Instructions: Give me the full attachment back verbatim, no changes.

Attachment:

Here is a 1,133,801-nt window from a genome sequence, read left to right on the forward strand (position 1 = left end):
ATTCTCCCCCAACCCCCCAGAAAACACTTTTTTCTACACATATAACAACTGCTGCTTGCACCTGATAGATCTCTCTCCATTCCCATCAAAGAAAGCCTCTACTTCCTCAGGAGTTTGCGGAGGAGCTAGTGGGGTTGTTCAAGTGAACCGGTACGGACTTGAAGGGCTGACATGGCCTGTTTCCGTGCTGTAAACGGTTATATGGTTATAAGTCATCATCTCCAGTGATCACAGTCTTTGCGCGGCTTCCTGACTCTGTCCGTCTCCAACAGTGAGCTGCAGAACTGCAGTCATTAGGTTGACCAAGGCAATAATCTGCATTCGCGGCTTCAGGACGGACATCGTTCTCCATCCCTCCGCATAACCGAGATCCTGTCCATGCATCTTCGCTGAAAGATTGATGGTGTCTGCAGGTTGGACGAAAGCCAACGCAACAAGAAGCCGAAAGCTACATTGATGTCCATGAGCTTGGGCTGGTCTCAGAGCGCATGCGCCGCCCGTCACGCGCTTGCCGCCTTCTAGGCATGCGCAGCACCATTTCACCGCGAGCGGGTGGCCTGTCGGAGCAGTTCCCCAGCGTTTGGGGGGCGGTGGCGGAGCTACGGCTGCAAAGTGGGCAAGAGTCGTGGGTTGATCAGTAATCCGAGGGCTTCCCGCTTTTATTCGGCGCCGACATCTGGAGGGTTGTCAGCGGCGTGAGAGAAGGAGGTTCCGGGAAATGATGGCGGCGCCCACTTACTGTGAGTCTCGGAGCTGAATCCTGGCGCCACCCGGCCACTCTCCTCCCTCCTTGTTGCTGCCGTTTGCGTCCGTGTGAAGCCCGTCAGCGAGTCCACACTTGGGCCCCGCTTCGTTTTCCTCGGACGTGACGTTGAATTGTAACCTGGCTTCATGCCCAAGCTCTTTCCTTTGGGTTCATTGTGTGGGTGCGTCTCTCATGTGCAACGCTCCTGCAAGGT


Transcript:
Here is a 1,133,801-nt window from a genome sequence, read left to right on the forward strand (position 1 = left end):
ATTCTCCCCCAACCCCCCAGAAAACACTTTTTTCTACACATATAACAACTGCTGCTTGCACCTGATAGATCTCTCTCCATTCCCATCAAAGAAAGCCTCTACTTCCTCAGGAGTTTGCGGAGGAGCTAGTGGGGTTGTTCAAGTGAACCGGTACGGACTTGAAGGGCTGACATGGCCTGTTTCCGTGCTGTAAACGGTTATATGGTTATAAGTCATCATCTCCAGTGATCACAGTCTTTGCGCGGCTTCCTGACTCTGTCCGTCTCCAACAGTGAGCTGCAGAACTGCAGTCATTAGGTTGACCAAGGCAATAATCTGCATTCGCGGCTTCAGGACGGACATCGTTCTCCATCCCTCCGCATAACCGAGATCCTGTCCATGCATCTTCGCTGAAAGATTGATGGTGTCTGCAGGTTGGACGAAAGCCAACGCAACAAGAAGCCGAAAGCTACATTGATGTCCATGAGCTTGGGCTGGTCTCAGAGCGCATGCGCCGCCCGTCACGCGCTTGCCGCCTTCTAGGCATGCGCAGCACCATTTCACCGCGAGCGGGTGGCCTGTCGGAGCAGTTCCCCAGCGTTTGGGGGGCGGTGGCGGAGCTACGGCTGCAAAGTGGGCAAGAGTCGTGGGTTGATCAGTAATCCGAGGGCTTCCCGCTTTTATTCGGCGCCGACATCTGGAGGGTTGTCAGCGGCGTGAGAGAAGGAGGTTCCGGGAAATGATGGCGGCGCCCACTTACTGTGAGTCTCGGAGCTGAATCCTGGCGCCACCCGGCCACTCTCCTCCCTCCTTGTTGCTGCCGTTTGCGTCCGTGTGAAGCCCGTCAGCGAGTCCACACTTGGGCCCCGCTTCGTTTTCCTCGGACGTGACGTTGAATTGTAACCTGGCTTCATGCCCAAGCTCTTTCCTTTGGGTTCATTGTGTGGGTGCGTCTCTCATGTGCAACGCTCCTGCAAGGT